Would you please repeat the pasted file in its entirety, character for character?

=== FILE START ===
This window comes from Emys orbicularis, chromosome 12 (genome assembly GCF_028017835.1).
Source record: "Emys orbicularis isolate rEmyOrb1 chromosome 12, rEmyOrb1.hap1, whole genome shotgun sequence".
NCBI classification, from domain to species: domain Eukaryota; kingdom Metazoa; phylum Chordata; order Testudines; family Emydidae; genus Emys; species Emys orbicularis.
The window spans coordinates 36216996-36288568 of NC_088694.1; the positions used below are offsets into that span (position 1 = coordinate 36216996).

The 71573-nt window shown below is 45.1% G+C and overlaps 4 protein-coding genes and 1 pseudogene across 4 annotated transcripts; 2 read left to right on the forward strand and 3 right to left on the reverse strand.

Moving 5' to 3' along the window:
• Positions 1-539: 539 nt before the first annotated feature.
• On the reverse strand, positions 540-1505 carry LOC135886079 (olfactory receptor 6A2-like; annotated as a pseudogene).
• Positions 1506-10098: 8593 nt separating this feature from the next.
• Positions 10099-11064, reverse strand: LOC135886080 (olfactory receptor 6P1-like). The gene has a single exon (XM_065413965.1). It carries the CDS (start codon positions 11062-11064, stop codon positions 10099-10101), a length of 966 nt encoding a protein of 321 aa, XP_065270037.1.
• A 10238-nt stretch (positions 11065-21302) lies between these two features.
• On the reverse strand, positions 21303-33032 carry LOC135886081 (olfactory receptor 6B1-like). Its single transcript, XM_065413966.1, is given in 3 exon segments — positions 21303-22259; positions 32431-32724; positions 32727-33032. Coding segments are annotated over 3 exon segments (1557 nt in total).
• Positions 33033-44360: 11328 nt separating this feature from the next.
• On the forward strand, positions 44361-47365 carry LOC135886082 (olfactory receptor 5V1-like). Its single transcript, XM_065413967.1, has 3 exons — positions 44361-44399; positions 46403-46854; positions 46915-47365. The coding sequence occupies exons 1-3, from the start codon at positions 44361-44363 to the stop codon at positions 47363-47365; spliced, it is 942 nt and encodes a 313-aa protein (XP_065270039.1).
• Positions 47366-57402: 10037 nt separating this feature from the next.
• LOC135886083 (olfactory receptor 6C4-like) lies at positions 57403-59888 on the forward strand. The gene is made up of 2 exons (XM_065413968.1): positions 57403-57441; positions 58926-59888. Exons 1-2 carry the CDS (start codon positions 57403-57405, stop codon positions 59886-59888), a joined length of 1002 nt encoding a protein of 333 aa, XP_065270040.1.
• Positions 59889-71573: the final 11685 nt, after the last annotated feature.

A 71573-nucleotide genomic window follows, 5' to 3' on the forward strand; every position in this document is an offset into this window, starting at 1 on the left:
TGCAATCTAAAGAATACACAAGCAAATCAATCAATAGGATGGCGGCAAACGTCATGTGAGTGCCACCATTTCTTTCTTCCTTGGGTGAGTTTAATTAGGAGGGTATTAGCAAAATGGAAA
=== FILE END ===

This window comes from Emys orbicularis, chromosome 12 (genome assembly GCF_028017835.1).
Source record: "Emys orbicularis isolate rEmyOrb1 chromosome 12, rEmyOrb1.hap1, whole genome shotgun sequence".
NCBI classification, from domain to species: domain Eukaryota; kingdom Metazoa; phylum Chordata; order Testudines; family Emydidae; genus Emys; species Emys orbicularis.
The window spans coordinates 36216996-36288568 of NC_088694.1; the positions used below are offsets into that span (position 1 = coordinate 36216996).

The 71573-nt window shown below is 45.1% G+C and overlaps 4 protein-coding genes and 1 pseudogene across 4 annotated transcripts; 2 read left to right on the forward strand and 3 right to left on the reverse strand.

Moving 5' to 3' along the window:
• Positions 1-539: 539 nt before the first annotated feature.
• On the reverse strand, positions 540-1505 carry LOC135886079 (olfactory receptor 6A2-like; annotated as a pseudogene).
• Positions 1506-10098: 8593 nt separating this feature from the next.
• Positions 10099-11064, reverse strand: LOC135886080 (olfactory receptor 6P1-like). The gene has a single exon (XM_065413965.1). It carries the CDS (start codon positions 11062-11064, stop codon positions 10099-10101), a length of 966 nt encoding a protein of 321 aa, XP_065270037.1.
• A 10238-nt stretch (positions 11065-21302) lies between these two features.
• On the reverse strand, positions 21303-33032 carry LOC135886081 (olfactory receptor 6B1-like). Its single transcript, XM_065413966.1, is given in 3 exon segments — positions 21303-22259; positions 32431-32724; positions 32727-33032. Coding segments are annotated over 3 exon segments (1557 nt in total).
• Positions 33033-44360: 11328 nt separating this feature from the next.
• On the forward strand, positions 44361-47365 carry LOC135886082 (olfactory receptor 5V1-like). Its single transcript, XM_065413967.1, has 3 exons — positions 44361-44399; positions 46403-46854; positions 46915-47365. The coding sequence occupies exons 1-3, from the start codon at positions 44361-44363 to the stop codon at positions 47363-47365; spliced, it is 942 nt and encodes a 313-aa protein (XP_065270039.1).
• Positions 47366-57402: 10037 nt separating this feature from the next.
• LOC135886083 (olfactory receptor 6C4-like) lies at positions 57403-59888 on the forward strand. The gene is made up of 2 exons (XM_065413968.1): positions 57403-57441; positions 58926-59888. Exons 1-2 carry the CDS (start codon positions 57403-57405, stop codon positions 59886-59888), a joined length of 1002 nt encoding a protein of 333 aa, XP_065270040.1.
• Positions 59889-71573: the final 11685 nt, after the last annotated feature.

A 71573-nucleotide genomic window follows, 5' to 3' on the forward strand; every position in this document is an offset into this window, starting at 1 on the left:
TGCAATCTAAAGAATACACAAGCAAATCAATCAATAGGATGGCGGCAAACGTCATGTGAGTGCCACCATTTCTTTCTTCCTTGGGTGAGTTTAATTAGGAGGGTATTAGCAAAATGGAAA